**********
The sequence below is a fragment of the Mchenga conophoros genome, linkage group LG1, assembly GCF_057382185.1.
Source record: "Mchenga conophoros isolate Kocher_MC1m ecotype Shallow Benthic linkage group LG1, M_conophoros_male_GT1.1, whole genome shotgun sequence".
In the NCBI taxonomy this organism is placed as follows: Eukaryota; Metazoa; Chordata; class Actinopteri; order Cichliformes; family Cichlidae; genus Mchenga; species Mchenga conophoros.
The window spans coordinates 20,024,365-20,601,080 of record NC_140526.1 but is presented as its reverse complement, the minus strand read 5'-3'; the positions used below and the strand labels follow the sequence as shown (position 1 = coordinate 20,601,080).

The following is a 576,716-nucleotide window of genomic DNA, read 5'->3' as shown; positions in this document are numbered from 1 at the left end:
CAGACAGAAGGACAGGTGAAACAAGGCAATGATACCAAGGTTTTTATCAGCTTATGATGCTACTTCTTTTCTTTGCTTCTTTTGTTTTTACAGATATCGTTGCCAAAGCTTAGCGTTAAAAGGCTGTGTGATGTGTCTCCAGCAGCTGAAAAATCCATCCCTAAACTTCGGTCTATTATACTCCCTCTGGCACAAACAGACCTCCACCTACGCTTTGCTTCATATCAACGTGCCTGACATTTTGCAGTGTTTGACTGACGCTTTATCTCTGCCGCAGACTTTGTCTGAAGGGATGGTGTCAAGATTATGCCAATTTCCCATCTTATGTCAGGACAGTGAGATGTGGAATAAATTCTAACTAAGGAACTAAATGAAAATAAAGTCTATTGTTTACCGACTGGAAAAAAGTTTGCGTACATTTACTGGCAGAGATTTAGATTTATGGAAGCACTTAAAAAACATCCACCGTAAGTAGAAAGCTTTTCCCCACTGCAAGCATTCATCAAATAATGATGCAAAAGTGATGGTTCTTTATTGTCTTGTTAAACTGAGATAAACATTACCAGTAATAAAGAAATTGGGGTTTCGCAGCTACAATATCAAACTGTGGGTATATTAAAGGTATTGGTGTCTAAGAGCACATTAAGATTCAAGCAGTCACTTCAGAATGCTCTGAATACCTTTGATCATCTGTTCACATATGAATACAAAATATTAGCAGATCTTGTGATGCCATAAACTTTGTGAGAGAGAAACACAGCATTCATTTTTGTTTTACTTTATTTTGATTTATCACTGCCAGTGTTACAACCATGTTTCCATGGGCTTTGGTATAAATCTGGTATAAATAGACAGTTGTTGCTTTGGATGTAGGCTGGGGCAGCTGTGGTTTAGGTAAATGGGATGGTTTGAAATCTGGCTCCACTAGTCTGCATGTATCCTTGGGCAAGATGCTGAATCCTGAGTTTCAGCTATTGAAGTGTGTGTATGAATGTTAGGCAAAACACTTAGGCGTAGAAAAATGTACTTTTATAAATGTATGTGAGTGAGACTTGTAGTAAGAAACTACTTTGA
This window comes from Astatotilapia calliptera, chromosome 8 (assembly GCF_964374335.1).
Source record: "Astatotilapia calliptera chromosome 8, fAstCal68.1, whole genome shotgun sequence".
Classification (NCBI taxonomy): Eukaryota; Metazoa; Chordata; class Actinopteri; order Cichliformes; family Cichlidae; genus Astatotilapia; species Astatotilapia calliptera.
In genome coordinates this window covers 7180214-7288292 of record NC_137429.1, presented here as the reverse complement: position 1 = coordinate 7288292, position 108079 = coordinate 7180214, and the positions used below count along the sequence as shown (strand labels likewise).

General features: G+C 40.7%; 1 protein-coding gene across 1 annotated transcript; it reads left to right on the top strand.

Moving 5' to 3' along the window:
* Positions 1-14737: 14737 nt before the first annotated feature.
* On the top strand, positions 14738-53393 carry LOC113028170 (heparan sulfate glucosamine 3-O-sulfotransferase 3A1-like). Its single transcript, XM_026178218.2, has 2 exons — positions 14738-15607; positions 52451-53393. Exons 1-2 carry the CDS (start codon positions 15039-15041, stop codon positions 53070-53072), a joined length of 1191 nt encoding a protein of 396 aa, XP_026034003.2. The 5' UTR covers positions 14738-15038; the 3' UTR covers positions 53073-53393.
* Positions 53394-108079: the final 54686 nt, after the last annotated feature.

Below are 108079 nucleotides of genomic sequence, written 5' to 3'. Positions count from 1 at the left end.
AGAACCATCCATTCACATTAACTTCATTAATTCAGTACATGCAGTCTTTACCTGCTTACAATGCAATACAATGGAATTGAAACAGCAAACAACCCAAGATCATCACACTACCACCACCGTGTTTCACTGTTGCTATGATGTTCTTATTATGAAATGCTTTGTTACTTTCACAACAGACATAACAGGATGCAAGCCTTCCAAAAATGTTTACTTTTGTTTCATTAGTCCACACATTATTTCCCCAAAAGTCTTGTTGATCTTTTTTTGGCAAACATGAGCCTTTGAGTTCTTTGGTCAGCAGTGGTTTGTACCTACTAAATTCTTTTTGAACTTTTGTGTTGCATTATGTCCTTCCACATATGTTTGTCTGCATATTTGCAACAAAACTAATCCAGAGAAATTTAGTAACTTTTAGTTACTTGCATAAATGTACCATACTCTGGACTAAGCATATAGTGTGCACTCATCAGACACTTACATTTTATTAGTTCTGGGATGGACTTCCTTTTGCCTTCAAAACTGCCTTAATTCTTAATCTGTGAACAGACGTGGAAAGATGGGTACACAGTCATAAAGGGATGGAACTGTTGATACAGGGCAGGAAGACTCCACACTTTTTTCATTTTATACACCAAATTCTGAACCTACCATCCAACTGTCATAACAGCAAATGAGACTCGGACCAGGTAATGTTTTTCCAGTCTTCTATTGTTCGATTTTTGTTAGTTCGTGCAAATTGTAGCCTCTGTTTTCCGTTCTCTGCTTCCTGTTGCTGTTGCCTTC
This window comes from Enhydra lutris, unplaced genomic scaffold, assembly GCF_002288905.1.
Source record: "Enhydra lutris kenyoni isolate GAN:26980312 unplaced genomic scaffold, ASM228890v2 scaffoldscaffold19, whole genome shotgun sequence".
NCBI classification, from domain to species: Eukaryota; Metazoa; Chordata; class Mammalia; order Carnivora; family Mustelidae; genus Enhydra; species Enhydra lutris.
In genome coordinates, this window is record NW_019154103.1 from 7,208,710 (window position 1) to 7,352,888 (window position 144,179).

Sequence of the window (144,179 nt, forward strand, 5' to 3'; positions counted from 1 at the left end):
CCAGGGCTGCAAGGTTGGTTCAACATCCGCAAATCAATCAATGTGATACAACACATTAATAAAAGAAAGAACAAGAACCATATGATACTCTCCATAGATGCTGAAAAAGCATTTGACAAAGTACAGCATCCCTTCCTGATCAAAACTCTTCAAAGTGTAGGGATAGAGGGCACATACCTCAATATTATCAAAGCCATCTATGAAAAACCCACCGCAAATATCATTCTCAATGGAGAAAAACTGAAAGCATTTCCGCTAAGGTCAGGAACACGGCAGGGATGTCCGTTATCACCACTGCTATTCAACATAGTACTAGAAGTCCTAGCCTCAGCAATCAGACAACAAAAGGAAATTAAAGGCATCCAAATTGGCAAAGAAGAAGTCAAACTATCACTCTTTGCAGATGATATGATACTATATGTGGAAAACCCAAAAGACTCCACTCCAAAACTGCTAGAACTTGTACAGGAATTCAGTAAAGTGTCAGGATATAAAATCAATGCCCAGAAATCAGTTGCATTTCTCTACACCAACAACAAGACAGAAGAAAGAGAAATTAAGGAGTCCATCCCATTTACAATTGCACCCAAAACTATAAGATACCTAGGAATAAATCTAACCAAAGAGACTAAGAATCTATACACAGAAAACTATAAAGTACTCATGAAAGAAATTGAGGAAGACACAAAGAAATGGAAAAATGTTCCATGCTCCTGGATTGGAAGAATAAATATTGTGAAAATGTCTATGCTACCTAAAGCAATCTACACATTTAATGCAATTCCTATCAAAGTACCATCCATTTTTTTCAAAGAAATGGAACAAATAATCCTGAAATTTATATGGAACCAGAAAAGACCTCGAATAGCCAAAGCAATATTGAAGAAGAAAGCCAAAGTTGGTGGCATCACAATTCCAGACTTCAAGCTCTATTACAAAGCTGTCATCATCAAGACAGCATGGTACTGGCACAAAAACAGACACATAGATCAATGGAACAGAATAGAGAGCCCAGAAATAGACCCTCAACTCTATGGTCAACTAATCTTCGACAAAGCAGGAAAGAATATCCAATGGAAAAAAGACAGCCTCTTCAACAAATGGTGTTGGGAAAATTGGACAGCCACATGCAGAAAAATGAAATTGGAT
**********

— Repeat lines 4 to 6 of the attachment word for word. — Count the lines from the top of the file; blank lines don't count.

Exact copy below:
The window spans coordinates 20,024,365-20,601,080 of record NC_140526.1 but is presented as its reverse complement, the minus strand read 5'-3'; the positions used below and the strand labels follow the sequence as shown (position 1 = coordinate 20,601,080).

The following is a 576,716-nucleotide window of genomic DNA, read 5'->3' as shown; positions in this document are numbered from 1 at the left end:
CAGACAGAAGGACAGGTGAAACAAGGCAATGATACCAAGGTTTTTATCAGCTTATGATGCTACTTCTTTTCTTTGCTTCTTTTGTTTTTACAGATATCGTTGCCAAAGCTTAGCGTTAAAAGGCTGTGTGATGTGTCTCCAGCAGCTGAAAAATCCATCCCTAAACTTCGGTCTATTATACTCCCTCTGGCACAAACAGACCTCCACCTACGCTTTGCTTCATATCAACGTGCCTGACATTTTGCAGTGTTTGACTGACGCTTTATCTCTGCCGCAGACTTTGTCTGAAGGGATGGTGTCAAGATTATGCCAATTTCCCATCTTATGTCAGGACAGTGAGATGTGGAATAAATTCTAACTAAGGAACTAAATGAAAATAAAGTCTATTGTTTACCGACTGGAAAAAAGTTTGCGTACATTTACTGGCAGAGATTTAGATTTATGGAAGCACTTAAAAAACATCCACCGTAAGTAGAAAGCTTTTCCCCACTGCAAGCATTCATCAAATAATGATGCAAAAGTGATGGTTCTTTATTGTCTTGTTAAACTGAGATAAACATTACCAGTAATAAAGAAATTGGGGTTTCGCAGCTACAATATCAAACTGTGGGTATATTAAAGGTATTGGTGTCTAAGAGCACATTAAGATTCAAGCAGTCACTTCAGAATGCTCTGAATACCTTTGATCATCTGTTCACATATGAATACAAAATATTAGCAGATCTTGTGATGCCATAAACTTTGTGAGAGAGAAACACAGCATTCATTTTTGTTTTACTTTATTTTGATTTATCACTGCCAGTGTTACAACCATGTTTCCATGGGCTTTGGTATAAATCTGGTATAAATAGACAGTTGTTGCTTTGGATGTAGGCTGGGGCAGCTGTGGTTTAGGTAAATGGGATGGTTTGAAATCTGGCTCCACTAGTCTGCATGTATCCTTGGGCAAGATGCTGAATCCTGAGTTTCAGCTATTGAAGTGTGTGTATGAATGTTAGGCAAAACACTTAGGCGTAGAAAAATGTACTTTTATAAATGTATGTGAGTGAGACTTGTAGTAAGAAACTACTTTGA